- Park City School District
Careers over Coffee –The Sky’s the Limit
PARK CITY, Ut. – The Park City High School Career and Technical Education (CTE) department hosted a panel of career aviators for nearly 100 students during a Careers over Coffee chat on January 27th with coffee and pastries provided by our community partner, Daily Rise Coffee.
The panel consisted of four members with various backgrounds in aviation, including commercial airlines, military, and drones. One panelist, Zoe Smith, PCHS alumni class of 2015, talked about the benefits of pursuing a career in aviation.
“This is the best job in the world, and when I am not working, I am kind of sad,” said Smith. “I think it is also really fun traveling and seeing new cities all the time.”
The Aviation CTE Pathway began this year and currently has 161 students enrolled in either Private Pilot and/or Drone Aviation classes.
Park City High School's first-generation student, Yazlaii Quintana, is interested in becoming a commercial pilot and mentioned having the aviation pathway in high school has been a great building block to get her where she wants to go.
“Before taking Mr. Marshall’s class, I didn’t know you had to take a test before receiving your private pilot license,” said Quintana. “Having Mr. Marshall as our teacher and knowing that he’s a pilot is just comforting, as well as knowing that you have someone there.”
Park City High School teacher, Trip Marshall, has been a licensed pilot for over 20 years. He became a flight instructor in 2005 and worked in the aviation career field until 2016, when he transitioned focus and became a teacher in Park City.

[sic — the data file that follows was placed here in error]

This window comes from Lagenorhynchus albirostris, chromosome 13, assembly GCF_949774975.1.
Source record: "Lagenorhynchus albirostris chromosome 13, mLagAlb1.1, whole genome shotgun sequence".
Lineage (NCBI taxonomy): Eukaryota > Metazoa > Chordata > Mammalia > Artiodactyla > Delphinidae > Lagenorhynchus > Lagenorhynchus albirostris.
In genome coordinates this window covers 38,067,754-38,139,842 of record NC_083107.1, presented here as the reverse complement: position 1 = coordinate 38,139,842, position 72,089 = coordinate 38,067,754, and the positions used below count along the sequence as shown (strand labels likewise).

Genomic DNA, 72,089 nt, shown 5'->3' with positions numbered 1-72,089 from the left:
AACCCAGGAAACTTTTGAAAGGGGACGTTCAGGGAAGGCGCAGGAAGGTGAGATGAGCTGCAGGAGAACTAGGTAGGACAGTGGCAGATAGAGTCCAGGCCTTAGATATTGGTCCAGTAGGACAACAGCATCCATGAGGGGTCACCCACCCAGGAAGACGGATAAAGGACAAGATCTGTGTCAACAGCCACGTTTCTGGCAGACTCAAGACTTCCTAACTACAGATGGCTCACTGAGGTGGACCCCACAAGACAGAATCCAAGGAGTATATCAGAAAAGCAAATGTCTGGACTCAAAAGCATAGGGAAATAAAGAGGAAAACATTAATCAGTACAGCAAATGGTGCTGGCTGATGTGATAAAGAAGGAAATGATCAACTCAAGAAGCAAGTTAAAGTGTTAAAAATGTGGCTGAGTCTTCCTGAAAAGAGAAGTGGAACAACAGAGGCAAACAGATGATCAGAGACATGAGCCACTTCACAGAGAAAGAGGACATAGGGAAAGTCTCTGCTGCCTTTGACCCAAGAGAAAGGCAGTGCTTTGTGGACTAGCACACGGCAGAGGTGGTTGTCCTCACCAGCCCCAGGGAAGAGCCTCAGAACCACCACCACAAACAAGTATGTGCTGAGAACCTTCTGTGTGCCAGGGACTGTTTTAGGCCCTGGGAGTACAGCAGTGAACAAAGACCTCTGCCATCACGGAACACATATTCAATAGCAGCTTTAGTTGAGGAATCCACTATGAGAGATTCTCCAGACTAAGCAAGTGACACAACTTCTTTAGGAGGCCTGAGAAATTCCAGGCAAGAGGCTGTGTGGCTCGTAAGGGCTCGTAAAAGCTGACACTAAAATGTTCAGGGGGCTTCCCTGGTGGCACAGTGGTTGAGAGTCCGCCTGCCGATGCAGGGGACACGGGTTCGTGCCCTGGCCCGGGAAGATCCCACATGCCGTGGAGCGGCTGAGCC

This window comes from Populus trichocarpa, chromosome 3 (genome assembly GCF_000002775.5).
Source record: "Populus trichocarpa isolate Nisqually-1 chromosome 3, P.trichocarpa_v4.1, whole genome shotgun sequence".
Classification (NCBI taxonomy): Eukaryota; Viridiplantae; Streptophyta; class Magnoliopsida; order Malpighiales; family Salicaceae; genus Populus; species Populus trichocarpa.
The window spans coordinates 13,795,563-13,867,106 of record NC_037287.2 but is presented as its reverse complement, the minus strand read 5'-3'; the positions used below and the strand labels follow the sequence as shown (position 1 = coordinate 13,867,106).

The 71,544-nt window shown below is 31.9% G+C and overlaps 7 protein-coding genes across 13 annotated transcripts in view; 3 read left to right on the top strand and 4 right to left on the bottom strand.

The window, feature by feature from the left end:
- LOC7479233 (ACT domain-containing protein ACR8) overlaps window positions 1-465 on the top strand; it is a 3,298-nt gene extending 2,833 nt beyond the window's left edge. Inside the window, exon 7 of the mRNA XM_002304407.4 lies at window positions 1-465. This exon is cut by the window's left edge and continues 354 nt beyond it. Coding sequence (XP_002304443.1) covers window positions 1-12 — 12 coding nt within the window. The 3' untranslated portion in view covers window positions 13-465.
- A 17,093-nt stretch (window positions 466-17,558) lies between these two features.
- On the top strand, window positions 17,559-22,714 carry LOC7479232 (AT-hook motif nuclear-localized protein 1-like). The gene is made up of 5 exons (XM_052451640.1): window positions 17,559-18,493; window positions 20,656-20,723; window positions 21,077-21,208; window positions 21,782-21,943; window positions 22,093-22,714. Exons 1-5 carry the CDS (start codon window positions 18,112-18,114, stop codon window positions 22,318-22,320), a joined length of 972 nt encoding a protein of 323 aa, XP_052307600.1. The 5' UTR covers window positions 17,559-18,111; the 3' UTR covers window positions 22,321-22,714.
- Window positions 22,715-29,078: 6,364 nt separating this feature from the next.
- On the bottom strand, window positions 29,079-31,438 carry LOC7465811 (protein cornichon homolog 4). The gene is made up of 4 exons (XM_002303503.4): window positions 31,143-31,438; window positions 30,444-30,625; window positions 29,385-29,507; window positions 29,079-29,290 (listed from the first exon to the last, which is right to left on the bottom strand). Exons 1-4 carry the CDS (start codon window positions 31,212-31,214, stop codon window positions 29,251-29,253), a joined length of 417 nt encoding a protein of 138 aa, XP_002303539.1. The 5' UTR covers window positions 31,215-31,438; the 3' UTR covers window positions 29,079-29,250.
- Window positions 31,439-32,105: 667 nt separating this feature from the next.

“My love for aviation started as a toddler,” said Marshall. “My father ran a small airport in North Carolina, and I spent most of my early days hanging around the maintenance hangar.”
According to Marshall, teaching aviation brings much joy to his day but also comes with limitations. The challenge he faces is replicating the look, feel, sounds, smells, and overall sensation that comes with flying and interacting with the aviation community. Fortunately, with the generous support of the Park City Education Foundation, Park City High School was able to purchase three flight simulators and several different types of drones for the new CTE pathway.
“We are very fortunate to have simulators in our classroom as teaching aids, thanks to the generous support of the Park City Education Foundation,” said Marshall. “This really helps bridge the gap between the theoretical and real world.”
Park City High School plans on expanding the Aviation pathway next year by adding two new courses, Drone Lab: Design, Build and Maintain, and Flight Simulator.
“Having classes such as these in public high school provided exposure and access to students of many backgrounds, who may not have been otherwise aware of the opportunities,” said Marshall. “So far, it has been quite popular.”